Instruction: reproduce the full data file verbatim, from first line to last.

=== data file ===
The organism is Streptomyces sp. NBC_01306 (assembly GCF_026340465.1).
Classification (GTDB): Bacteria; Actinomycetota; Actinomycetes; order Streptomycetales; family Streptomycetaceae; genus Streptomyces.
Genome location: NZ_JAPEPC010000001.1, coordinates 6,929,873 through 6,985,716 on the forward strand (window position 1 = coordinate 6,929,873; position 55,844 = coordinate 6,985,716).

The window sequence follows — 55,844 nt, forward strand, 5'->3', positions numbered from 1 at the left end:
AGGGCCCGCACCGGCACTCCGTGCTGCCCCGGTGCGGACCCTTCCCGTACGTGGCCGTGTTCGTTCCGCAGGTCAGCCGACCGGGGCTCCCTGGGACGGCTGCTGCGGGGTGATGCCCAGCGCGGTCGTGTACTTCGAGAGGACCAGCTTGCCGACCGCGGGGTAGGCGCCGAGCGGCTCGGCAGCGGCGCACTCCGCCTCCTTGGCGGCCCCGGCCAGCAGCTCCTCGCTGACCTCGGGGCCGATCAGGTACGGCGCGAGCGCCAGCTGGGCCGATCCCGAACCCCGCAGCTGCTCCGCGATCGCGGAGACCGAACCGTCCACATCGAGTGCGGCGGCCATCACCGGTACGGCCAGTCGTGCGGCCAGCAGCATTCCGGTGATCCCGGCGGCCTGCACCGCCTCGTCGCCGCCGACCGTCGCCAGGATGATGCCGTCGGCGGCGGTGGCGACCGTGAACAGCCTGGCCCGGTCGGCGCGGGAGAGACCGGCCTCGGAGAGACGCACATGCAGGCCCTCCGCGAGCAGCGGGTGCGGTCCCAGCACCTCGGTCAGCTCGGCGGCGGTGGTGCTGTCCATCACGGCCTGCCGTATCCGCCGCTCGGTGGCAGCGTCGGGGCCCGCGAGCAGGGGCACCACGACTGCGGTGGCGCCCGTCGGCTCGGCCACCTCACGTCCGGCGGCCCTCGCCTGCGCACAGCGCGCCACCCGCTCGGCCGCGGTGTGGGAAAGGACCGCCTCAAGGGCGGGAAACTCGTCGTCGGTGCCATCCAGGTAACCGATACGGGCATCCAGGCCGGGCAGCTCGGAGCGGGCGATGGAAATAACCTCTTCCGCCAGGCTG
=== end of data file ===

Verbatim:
The organism is Streptomyces sp. NBC_01306 (assembly GCF_026340465.1).
Classification (GTDB): Bacteria; Actinomycetota; Actinomycetes; order Streptomycetales; family Streptomycetaceae; genus Streptomyces.
Genome location: NZ_JAPEPC010000001.1, coordinates 6,929,873 through 6,985,716 on the forward strand (window position 1 = coordinate 6,929,873; position 55,844 = coordinate 6,985,716).

The window sequence follows — 55,844 nt, forward strand, 5'->3', positions numbered from 1 at the left end:
AGGGCCCGCACCGGCACTCCGTGCTGCCCCGGTGCGGACCCTTCCCGTACGTGGCCGTGTTCGTTCCGCAGGTCAGCCGACCGGGGCTCCCTGGGACGGCTGCTGCGGGGTGATGCCCAGCGCGGTCGTGTACTTCGAGAGGACCAGCTTGCCGACCGCGGGGTAGGCGCCGAGCGGCTCGGCAGCGGCGCACTCCGCCTCCTTGGCGGCCCCGGCCAGCAGCTCCTCGCTGACCTCGGGGCCGATCAGGTACGGCGCGAGCGCCAGCTGGGCCGATCCCGAACCCCGCAGCTGCTCCGCGATCGCGGAGACCGAACCGTCCACATCGAGTGCGGCGGCCATCACCGGTACGGCCAGTCGTGCGGCCAGCAGCATTCCGGTGATCCCGGCGGCCTGCACCGCCTCGTCGCCGCCGACCGTCGCCAGGATGATGCCGTCGGCGGCGGTGGCGACCGTGAACAGCCTGGCCCGGTCGGCGCGGGAGAGACCGGCCTCGGAGAGACGCACATGCAGGCCCTCCGCGAGCAGCGGGTGCGGTCCCAGCACCTCGGTCAGCTCGGCGGCGGTGGTGCTGTCCATCACGGCCTGCCGTATCCGCCGCTCGGTGGCAGCGTCGGGGCCCGCGAGCAGGGGCACCACGACTGCGGTGGCGCCCGTCGGCTCGGCCACCTCACGTCCGGCGGCCCTCGCCTGCGCACAGCGCGCCACCCGCTCGGCCGCGGTGTGGGAAAGGACCGCCTCAAGGGCGGGAAACTCGTCGTCGGTGCCATCCAGGTAACCGATACGGGCATCCAGGCCGGGCAGCTCGGAGCGGGCGATGGAAATAACCTCTTCCGCCAGGCTG